What could have happened to the missing Titanic expedition submarine

Experts weigh in on possible scenarios as a search for five people on board the vessel enters Day 4


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This undated image shows the Titan submersible on a platform awaiting signal to dive. The 21-foot vessel went missing on Sunday. (Photo: OceanGate Expeditions/AFP)
This undated image shows the Titan submersible on a platform awaiting signal to dive. The 21-foot vessel went missing on Sunday. (Photo: OceanGate Expeditions/AFP)

Published: Wed 21 Jun 2023, 7:10 PM

Experts are trying to assess what could have led to disappearance of a 21-foot submersible in the depths of the Atlantic even as rescuers are racing against time to find the five people on board.

Eric Fusil, who serves as the director of the shipbuilding hub at the University of Adelaide, has outlined a range of potential scenarios that could explain the submersible's disappearance, according to a report by the Associated Press news agency. These are power failure, fire outbreak, flooding and entanglement.

Fusil highlighted the dangers associated with fire, explaining that it could disable the submersible's systems or produce toxic fumes that might render the crew unconscious.

Another scenario is that of flooding, in which case the consequences would be even more drastic. According to the expert, flooding in the submersible, called Titan, could lead to a rapid and catastrophic implosion of the vessel.

The Conversation too delves into other possible scenarios. One of them involves the vessel having lost power and ending up at the bottom of the Atlantic. Another possibility is that of a “catastrophic failure to its pressure housing”, which could lead to an implosion, the report added.

There is also a possibility that Titan experienced a power loss but is equipped with a built-in safety system designed to facilitate its resurfacing. As an example, the submersible may be fitted with supplementary weights that can be released to rapidly enhance its buoyancy and enable it to ascend to the surface.

Jules Jaffe, who was part of the team that found the Titanic in 1985, told AFP news agency in La Jolla, California, that there were two likely explanations for the sub's disappearance. "It's either a mechanical failure, or an electrical failure," the research oceanographer at the University of San Diego said.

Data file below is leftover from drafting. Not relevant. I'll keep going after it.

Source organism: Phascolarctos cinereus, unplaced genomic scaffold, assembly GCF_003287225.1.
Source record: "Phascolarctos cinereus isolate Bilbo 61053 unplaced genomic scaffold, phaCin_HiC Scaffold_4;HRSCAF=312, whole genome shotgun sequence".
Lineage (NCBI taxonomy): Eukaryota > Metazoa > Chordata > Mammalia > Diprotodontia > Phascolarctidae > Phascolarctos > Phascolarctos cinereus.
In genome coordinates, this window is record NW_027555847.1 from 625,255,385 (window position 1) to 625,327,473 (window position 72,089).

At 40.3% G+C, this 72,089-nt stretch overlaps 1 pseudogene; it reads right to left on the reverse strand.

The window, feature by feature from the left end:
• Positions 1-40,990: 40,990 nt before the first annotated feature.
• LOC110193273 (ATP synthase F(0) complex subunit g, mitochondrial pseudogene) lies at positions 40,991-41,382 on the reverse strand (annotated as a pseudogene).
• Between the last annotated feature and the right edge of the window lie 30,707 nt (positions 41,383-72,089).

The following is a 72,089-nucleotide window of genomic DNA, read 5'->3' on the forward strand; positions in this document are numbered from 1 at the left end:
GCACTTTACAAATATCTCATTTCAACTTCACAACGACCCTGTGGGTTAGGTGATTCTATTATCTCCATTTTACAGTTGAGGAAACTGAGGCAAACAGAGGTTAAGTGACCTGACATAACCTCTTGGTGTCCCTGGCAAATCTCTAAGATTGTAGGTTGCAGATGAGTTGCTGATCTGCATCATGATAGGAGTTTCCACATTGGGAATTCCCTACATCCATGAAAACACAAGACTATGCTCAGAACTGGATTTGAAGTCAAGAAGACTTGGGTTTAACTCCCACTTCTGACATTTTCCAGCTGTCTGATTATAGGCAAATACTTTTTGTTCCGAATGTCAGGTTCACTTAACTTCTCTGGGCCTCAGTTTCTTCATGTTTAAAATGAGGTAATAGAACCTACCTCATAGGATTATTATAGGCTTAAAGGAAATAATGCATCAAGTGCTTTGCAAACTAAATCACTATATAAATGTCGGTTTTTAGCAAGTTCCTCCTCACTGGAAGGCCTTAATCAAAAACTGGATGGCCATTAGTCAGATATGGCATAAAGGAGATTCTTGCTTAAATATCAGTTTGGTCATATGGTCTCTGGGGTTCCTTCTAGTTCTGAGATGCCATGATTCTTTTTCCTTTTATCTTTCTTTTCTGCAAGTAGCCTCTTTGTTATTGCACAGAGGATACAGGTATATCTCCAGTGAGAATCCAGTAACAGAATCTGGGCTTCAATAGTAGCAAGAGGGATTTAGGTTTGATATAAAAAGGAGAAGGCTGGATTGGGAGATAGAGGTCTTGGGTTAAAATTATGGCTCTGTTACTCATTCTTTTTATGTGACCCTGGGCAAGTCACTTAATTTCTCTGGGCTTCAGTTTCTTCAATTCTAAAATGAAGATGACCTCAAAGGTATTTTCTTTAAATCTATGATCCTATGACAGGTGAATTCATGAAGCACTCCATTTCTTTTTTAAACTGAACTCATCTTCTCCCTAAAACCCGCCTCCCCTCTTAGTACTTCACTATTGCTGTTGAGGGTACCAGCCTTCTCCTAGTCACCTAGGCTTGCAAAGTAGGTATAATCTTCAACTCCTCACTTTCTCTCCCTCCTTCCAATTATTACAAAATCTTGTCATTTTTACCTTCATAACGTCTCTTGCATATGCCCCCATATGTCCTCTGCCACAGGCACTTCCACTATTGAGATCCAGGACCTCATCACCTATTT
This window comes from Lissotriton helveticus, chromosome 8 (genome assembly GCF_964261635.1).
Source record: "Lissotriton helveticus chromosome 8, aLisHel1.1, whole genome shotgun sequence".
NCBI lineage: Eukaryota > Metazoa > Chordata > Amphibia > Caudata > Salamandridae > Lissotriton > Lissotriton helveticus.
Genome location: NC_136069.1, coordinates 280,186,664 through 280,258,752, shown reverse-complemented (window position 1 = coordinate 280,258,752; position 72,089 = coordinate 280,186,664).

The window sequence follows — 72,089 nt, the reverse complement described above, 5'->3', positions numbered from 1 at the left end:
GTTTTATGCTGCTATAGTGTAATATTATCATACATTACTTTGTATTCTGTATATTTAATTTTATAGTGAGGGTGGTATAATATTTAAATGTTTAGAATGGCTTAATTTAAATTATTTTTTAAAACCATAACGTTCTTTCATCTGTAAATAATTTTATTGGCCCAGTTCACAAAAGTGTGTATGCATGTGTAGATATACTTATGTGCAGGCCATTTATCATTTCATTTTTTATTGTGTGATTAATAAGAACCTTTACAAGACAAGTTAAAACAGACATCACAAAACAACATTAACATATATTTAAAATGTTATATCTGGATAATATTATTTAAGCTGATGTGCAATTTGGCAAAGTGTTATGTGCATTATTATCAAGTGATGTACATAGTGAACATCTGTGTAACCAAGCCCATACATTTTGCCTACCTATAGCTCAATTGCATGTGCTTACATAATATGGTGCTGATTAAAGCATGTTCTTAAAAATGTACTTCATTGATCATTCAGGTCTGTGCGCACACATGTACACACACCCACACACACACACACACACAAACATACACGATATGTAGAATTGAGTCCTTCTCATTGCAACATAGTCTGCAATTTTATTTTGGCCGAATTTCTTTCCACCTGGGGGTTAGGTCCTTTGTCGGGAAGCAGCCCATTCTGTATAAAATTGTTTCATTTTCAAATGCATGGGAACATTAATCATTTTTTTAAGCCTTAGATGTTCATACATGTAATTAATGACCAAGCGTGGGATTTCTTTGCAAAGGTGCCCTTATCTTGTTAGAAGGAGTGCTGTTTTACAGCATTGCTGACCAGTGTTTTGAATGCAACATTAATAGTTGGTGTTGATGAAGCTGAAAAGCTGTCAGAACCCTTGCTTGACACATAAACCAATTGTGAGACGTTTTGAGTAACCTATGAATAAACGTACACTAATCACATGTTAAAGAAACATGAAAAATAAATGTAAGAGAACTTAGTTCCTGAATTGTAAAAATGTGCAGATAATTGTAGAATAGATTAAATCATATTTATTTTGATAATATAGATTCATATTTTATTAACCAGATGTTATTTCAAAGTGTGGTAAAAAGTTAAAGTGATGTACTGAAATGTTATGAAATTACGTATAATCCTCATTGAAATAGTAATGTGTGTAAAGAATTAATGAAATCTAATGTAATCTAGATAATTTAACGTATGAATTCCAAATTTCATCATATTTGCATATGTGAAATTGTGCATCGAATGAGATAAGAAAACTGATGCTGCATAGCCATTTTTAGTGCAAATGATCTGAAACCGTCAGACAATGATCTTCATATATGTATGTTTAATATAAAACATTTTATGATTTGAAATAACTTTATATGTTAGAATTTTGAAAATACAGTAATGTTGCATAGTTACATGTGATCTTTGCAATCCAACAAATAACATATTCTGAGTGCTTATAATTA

"I'm hoping it's an electrical failure, because they do have weights, one of the safety procedures that they have is to make themselves lighter. So if you're heavier than the water, you sink, if you're lighter than the water you float."

Meanwhile, disturbing facts about the Titan have come to the fore. For instance, it has come to light that Titan had previously experienced electrical damage and required reconstruction due to its inability to withstand the ocean's conditions. The submersible went missing subsequent to these alterations. Trips to the Titanic were also postponed in 2018 and 2019 due to technical issues, according to media reports.

A report in the Daily Mail said OceanGate Expeditions, the company accountable for the submersible, appeared late in notifying the Coast Guard after losing contact with the submersible.

The Western media also reported that experts had warned OceanGate of "catastrophic" issues with Titan's design. Five years ago, experts from the Marine Technology Society wrote to Stockton Rush, the chief executive of OceanGate who is among the five people aboard the missing vehicle, expressing "unanimous concern" about Titan, according to letter that The New York Times has accessed.


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